Next up was the 90% bar from Ghana, another Forastero, but far more intense with a much drier finish. If you’re exploring super dark chocolates I would suggest you give this a try. It had a definite presence from a long fermentation, and plenty of depth. I found the finish lasted for minutes and left me quite sated.

Number three was the 70% Fiji bar from Mataswalevu farm. Also Forestero beans, this one was fruitier with definite caramel notes and a very round finish. No bite or acidity.

Their 70% Criollo bean bar from the Ocumare Valley in Venezuela had a creamy texture, nuttiness balanced with floral notes, and finished with a soupçon of acidic edginess.

The bar from Papua New Guinea, a Forestero, has beans that were dried over an open fire. This is quite unusual, as most beans are dried in the sun or on racks. I definitely tasted the smokiness, which surprised my senses but not to the point where I missed the ultra-creamy texture or complex layers of dark fruitiness and terroir.

The 70% from Cuyagua, Venezuela is a more assertive Criollo. It intermingles acidity, dark fruits, earthiness (atypical for a Criollo), and hints of nutmeg for a complex, intriguing experience.

The 70% Moho Valley, Belize Criollo/Trinitarion bar is fascinating. It’s full of cherry, lychee, and walnut. The lovely dry finish is perfect against the chocolate’s creaminess.

Dark Milk bars are the darlings of the current chocolate scene and for good reason. They take milk chocolate into adult realms. Nuance’s 55% Chantilly Cream bar with Forestero beans from Ghana, is made with heavy cream, not milk, and the result is just ambrosial. Lush, rich, balanced, and satisfying, it’s different from every other dark milk I have ever sampled. If you love dark milks, this will vastly expand your repertoire.

Nuance’s 55% Dark Zurich Milk bar, also a Forestero from Ghana, evokes Dulce de Leche with its creamy caramel flavors and soothing finish. Here, the milk is full-fat from Holland. Both these dark milk bars have vanilla beans added for an extra layer of interest.

For you mocha lovers, they offer Bean Cycle #1, a collaboration bar of Ethiopian coffee beans and Trinitarian cacao from Madagascar. Unlike many other coffee and chocolate combos, Nuance’s rendition is smooth as silk. Coffee here is a presence, not a crunch. Different and delicious.

This is a company to watch. Their exacting standards, ability to coax a bean’s personality from its natural state, and know when to mix things up, makes them respectful of nature but also creative chocolatiers.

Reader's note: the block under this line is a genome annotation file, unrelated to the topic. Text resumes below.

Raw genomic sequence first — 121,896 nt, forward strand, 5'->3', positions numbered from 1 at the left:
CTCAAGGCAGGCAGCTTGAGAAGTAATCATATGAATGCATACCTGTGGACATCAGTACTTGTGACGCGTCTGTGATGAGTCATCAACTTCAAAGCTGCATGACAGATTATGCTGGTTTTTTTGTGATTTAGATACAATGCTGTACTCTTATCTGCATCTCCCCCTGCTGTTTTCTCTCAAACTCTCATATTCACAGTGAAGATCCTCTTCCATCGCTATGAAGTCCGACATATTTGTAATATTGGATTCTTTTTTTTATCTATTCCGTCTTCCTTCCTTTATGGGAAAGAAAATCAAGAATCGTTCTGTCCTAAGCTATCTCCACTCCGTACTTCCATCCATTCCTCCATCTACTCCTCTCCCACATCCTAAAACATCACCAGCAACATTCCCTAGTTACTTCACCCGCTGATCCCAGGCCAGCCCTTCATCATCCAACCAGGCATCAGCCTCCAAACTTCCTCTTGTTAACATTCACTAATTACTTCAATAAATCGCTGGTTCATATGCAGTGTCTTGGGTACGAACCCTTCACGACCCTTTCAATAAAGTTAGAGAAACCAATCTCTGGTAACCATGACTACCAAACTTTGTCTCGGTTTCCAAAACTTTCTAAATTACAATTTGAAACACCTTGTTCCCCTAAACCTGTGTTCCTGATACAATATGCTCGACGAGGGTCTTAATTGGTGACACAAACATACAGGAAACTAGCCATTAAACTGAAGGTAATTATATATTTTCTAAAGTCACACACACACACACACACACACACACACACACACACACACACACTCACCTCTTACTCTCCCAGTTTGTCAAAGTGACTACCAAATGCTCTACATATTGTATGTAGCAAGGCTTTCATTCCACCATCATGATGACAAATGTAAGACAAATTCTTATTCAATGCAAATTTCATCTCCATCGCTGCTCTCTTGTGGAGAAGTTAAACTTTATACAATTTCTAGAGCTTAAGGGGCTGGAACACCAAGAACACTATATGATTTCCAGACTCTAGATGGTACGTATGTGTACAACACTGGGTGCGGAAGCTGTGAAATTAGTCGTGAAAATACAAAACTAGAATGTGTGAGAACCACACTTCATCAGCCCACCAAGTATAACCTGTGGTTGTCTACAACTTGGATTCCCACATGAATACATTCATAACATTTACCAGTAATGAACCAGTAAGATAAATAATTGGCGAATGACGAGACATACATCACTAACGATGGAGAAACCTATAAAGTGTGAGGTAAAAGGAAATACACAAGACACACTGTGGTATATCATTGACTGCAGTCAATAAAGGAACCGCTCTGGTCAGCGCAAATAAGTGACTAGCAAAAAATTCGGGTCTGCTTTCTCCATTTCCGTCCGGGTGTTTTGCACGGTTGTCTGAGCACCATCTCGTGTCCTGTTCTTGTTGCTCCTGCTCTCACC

Endorfin Foods Chocolate

Years ago, when I was raising my children, we belonged to a CSA (Community Supported Agriculture program). It was a wonderful experience that brought us closer to the farmers who grew our food. Apparently, the idea appealed to bean-to-bar maker Brian Wallace, founder of Endorfin Foods, and the world’s first Community Supported Chocolate (CSC) box. Just like a CSA, it creates a relationship between the grower and the consumer. Brian’s program sends out a box of chocolates every month with your subscription. These are a combination of products made exclusively for the CSC, like: chocolate covered exotic fruits, truffles, barks, their whole bean drinking chocolate, and a couple of bars from his regular range. Of course, you don’t have to belong to his CSC to enjoy his chocolate as it can be purchased any day from his website.

Brian’s beans are never roasted. They are: fermented and dried on site, then cracked and winnowed, crushed, and stoneground with coconut sugar and coconut mylk before being milled, tempered, then molded into bars.

Like other bean-to-bar companies, Endorphin Foods is trying to be the change it wants to see by paying farmers higher rates for their beans and working only with cacao grown by small farmer cooperatives and estates in Ecuador, the Dominican Republic, and Madagascar. This, as you know, bypasses the slavery and child labor used by 70% of cacao farmers in Western Africa.

I sampled five of Brian’s bars, all of which are sweetened with coconut sugar, dairy free, soy free, gluten free, agave free, and GMO free.

From the 80% single origin line I tried the Madagascar bar. Made from Criollo beans, its creamy texture enhanced a dark, fruity flavor profile.

Dark Coconut Mylk Chocolate, 56%, is sweeter with a melt in your mouth texture. It’s a completely different experience from traditional milk chocolate as it has a higher percentage of cacao solids. The coconut milk does not taste like coconut but somehow creates a milkier bar.

Dark Coconut Mylk Chocolate with Coffee and Cardamom, 60%, is a delicious combo of warm spice and coffee.

Dark Coconut Mylk Chocolate with Ginger and Rose, 56%, woke up my palate with its lovely gingery edge and floral essence. Unusual, creative, and very satisfying.

Dark Chocolate Coconut Mylk with Anise and Wormwood, 70%, used a darker base to balance out the heady flavors found in Absinthe liquor: Grand Wormwood, Anise, Sweet Fennel, Melissa (Lemon Balm), and Mugwort. The resulting bar is complex, rich, and slightly addictive.